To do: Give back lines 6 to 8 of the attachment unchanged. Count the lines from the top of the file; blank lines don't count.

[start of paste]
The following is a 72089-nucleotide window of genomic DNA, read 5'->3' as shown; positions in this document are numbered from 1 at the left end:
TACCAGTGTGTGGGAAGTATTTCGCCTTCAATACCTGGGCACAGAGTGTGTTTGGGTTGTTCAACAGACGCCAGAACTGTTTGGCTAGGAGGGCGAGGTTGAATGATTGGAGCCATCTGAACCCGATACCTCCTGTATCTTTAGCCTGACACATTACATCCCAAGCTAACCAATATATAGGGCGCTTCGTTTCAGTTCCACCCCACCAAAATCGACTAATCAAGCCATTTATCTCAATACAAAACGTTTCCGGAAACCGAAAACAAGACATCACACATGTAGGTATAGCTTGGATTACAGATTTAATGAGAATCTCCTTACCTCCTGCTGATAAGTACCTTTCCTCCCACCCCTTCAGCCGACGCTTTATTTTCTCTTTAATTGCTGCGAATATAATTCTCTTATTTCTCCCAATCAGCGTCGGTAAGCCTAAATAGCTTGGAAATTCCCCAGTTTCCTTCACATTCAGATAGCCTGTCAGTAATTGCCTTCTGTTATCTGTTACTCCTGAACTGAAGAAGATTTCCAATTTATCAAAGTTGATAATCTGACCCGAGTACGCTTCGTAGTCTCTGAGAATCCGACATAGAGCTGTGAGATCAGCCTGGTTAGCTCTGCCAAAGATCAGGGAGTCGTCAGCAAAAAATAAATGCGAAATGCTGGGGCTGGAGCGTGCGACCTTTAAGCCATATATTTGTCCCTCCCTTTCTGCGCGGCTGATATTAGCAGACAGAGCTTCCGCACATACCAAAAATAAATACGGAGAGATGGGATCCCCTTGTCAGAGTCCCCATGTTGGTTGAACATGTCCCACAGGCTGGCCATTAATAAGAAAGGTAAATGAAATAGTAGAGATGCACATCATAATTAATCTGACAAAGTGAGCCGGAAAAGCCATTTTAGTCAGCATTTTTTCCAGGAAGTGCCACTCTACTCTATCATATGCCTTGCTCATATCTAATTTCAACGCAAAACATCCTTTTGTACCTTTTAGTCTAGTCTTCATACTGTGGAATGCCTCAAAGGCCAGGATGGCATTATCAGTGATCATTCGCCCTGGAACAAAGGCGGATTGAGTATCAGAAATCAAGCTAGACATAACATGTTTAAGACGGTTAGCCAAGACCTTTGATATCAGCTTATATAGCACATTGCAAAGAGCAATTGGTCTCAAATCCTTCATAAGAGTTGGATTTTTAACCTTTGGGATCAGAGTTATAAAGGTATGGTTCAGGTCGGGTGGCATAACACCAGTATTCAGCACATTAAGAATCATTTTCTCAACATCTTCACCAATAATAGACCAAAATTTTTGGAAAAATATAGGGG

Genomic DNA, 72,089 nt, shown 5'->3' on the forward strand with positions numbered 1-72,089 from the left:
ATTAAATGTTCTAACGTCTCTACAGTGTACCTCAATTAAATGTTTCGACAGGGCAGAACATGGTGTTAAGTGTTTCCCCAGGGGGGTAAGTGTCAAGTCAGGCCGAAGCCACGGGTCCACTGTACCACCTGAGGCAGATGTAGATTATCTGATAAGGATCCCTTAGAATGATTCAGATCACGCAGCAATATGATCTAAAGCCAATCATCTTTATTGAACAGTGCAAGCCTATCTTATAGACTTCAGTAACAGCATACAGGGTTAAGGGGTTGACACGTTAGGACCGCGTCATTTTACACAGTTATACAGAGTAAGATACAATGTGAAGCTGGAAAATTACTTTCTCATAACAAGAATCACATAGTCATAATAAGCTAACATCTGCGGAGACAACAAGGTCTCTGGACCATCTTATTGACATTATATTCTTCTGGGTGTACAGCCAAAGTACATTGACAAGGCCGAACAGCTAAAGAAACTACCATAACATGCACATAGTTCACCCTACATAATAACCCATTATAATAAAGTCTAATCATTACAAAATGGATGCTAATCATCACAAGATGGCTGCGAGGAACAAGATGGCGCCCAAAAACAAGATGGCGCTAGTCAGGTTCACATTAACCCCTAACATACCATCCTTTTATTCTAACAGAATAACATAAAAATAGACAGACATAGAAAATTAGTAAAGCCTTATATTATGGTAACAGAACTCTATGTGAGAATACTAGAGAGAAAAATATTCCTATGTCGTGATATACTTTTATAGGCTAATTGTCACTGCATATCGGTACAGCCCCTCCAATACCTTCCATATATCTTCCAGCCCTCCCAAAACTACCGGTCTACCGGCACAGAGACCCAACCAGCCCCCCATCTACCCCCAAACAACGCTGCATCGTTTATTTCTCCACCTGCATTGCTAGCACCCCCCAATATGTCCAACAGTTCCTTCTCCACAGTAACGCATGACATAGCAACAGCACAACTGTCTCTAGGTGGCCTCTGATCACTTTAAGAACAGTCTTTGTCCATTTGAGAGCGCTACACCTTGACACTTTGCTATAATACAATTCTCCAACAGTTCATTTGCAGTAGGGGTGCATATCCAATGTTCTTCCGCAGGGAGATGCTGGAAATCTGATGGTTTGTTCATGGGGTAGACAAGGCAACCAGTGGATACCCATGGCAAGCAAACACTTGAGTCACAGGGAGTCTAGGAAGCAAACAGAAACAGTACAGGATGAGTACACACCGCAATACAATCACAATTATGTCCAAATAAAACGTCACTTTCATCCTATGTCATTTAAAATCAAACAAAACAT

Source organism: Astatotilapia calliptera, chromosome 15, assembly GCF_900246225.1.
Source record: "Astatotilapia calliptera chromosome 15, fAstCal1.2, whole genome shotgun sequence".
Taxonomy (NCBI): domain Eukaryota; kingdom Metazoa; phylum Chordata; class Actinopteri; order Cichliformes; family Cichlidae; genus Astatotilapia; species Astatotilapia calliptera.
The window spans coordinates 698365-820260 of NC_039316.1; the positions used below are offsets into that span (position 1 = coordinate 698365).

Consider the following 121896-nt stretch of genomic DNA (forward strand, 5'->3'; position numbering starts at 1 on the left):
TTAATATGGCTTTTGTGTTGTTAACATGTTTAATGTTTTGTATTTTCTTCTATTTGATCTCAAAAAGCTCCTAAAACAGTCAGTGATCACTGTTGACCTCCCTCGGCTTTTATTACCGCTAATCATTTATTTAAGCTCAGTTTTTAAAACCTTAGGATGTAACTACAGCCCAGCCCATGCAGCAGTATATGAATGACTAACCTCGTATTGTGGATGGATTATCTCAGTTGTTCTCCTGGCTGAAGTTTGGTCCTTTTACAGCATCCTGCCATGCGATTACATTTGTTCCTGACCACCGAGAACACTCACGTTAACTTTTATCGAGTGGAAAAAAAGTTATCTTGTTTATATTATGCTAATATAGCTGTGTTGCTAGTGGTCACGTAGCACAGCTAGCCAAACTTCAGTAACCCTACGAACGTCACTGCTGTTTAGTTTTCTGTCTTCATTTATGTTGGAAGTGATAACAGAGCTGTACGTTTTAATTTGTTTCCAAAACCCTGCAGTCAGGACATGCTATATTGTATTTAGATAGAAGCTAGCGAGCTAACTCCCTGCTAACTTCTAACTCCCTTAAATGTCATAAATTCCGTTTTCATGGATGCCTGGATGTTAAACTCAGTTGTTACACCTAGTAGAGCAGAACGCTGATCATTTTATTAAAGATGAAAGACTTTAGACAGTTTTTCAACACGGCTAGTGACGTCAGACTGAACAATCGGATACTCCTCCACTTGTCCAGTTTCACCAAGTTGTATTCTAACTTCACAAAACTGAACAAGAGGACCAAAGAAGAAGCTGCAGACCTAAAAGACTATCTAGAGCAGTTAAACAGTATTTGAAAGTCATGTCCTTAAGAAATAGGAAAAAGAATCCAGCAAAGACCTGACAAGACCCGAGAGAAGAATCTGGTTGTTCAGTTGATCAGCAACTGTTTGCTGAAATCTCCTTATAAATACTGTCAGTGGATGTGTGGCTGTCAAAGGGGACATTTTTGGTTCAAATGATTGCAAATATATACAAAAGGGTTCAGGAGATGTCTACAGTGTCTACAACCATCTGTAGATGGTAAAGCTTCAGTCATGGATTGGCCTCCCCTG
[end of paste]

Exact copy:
Source record: "Astatotilapia calliptera chromosome 15, fAstCal1.2, whole genome shotgun sequence".
Taxonomy (NCBI): domain Eukaryota; kingdom Metazoa; phylum Chordata; class Actinopteri; order Cichliformes; family Cichlidae; genus Astatotilapia; species Astatotilapia calliptera.
The window spans coordinates 698365-820260 of NC_039316.1; the positions used below are offsets into that span (position 1 = coordinate 698365).